I put my shirt back on, but the monk wanted to take some more photos of the two of us. He wasn’t as good as taking the selfies so I offered to operate the iPhone camera. It wasn’t until he went to pose for a photo by kissing me on the cheek that I knew something was definitely wrong with this picture. Not wanting to simply grab my things and run at the first sign of weirdness, I instead tried to diffuse the situation by asking if he could take some photos of myself in front of some of the old temples. He agreed, and took a few photos of me in front of the various buildings, but as we sat down again it wasn’t long before he was wanting to take more photos. The bright sun combined with the shadows and shade we were sitting in made it quite difficult to get the lighting right within the photographs – I thought it seemed reasonable that he was simply trying to just get the perfect picture. Though after a while I began to grow tired of the whole ordeal. I had expected to perhaps discuss Buddhism, world peace, the meaning of life – something, or anything, that might have been considered somewhere closer to enlightening. Instead, I’d starred in a topless photo shoot and sat through mostly unintelligible conversations that were completely lost in translation.

One of the other temples within the ruin complex.

One of the other temples within the ruin complex.

When I finally plucked up the courage to tell him that I had to return to the station and buy my ticket – a half-truth, but I wasn’t going to tell a monk I was leaving because I was bored and/or slightly weirded out by his company.
“Ahh,” he said with a sigh. “Wait, sit down a moment.” I had already put my backpack on, so I lightly eased myself down onto the step where he was sitting.
“It was very nice to meet you, thank you very much for the tea and the water,” I said to him, genuinely grateful for that part of our meeting.
“Ahh, goodbye,” he said in his high, airy voice, and outstretched his arms. A hug was a hug, so I thought nothing of it, and lightly leaned into the embrace.

At the most, I had been expecting a light cheek kiss, something appropriate for acquaintances who have just met. So this monk very much shocked me, not for the first time that afternoon, when he turned his head to try and kiss me on the lips. I was stunned – I had absolutely no idea what to do. I certainly didn’t want to kiss him, but in my mind I was still thinking ‘How do you say no to a freakin’ monk?!’
I just sat there, our faces touching for an awkward moment. Then I felt his tongue press against my tightly closed lips, and I knew that I had exceeded my daily limit of weirdness. I firmly pulled myself away from the monk, but I was still at a loss of words.
“No,” he said to me in that soft voice, which had made the jump from gentle to just plain creepy. “You kiss me for longer time. It’s been so long.”
“Ahh…” I just stared at him in disbelief. “No. No, I’m sorry. I have to go now.”
“Okay,” he said, his voice exhibiting that strange quality that made it sound like he was sighing. I was sufficiently creeped out, but as I hurried out of the temple to the main road, I actually spared a moment of sympathy for the man. He’d been a monk for seven years, and I couldn’t even imagine how lonely one would feel after that long.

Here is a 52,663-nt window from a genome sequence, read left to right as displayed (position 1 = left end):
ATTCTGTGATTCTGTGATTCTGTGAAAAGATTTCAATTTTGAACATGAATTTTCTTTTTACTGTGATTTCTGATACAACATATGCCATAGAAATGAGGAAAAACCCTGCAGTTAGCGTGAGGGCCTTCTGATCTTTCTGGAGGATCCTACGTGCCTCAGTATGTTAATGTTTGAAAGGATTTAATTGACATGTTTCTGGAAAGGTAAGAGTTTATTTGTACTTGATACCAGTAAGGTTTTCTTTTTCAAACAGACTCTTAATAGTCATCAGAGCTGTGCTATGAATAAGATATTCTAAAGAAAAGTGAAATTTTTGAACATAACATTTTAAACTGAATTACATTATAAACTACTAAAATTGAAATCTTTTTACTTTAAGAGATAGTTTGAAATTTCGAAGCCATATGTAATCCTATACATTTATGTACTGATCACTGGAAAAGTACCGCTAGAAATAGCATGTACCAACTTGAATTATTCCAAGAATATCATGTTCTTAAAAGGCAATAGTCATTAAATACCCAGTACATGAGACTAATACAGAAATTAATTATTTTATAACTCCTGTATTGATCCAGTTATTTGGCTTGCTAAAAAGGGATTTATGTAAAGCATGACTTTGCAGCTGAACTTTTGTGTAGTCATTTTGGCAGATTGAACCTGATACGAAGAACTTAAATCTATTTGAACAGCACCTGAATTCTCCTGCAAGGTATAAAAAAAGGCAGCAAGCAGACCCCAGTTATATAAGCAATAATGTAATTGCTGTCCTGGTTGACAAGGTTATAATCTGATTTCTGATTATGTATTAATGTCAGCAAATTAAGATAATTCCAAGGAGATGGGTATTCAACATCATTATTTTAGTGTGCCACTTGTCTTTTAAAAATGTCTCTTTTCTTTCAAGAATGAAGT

Then I remembered that he had basically forced himself upon me. I scurried back to the train station and caught then afternoon train back to Bangkok, shuddering every time the moment replayed in my mind.

Statue at Lop Buri station - one of the only clues that suggest the town does actually have the population of monkeys that reside there.

Statue at Lop Buri station – one of the only clues that suggest the town does actually have the population of monkeys that reside there.

***

Over the weekend, I recounted my story to the group I had gone out with last week – Anna & Co., if you will. While they found my experience highly entertaining, none of them seemed that shocked.
“I wouldn’t be surprised if he wasn’t even a real monk”, one of the guys said, and suddenly the cynical worldview that my sociological background had gifted me with came flooding to the surface of my mind.
“Yeah, that’s true”, Anna had agreed. “Still, many of the monks don’t even choose to become them. Poor families that have too many sons often donate them to the monasteries.” I imagined being donated to a religious institution, and forced into a life of celibacy, and while for me that seemed like an awful punishment, my experience had left me a little shaken and unable to muster up any more sympathy for the monk. The discussion continued. “In a way it’s pretty similar to the sex scandals of the Catholic Churches and what not, although…” Anna looked towards me with a genuine look of sympathy. “Not to condone what he did to you at all, Robert, but I think we can all agree that we’d much rather them try with 21 year old men than with 10 year old boys!” I returned the smile, and we all had a bit of a laugh at my bizarre experience, while still recognising that perhaps such incidents aren’t as isolated within certain religions as one might first expect.

I don’t think I can say I was glad it happened – the way it turned out with the Buddhist monk was not a pleasant experience in the slightest. Still, it was definitely a unique story I would be able to tell of my travels for a long time – I mean, how many people can say they’ve been hit on by a monk?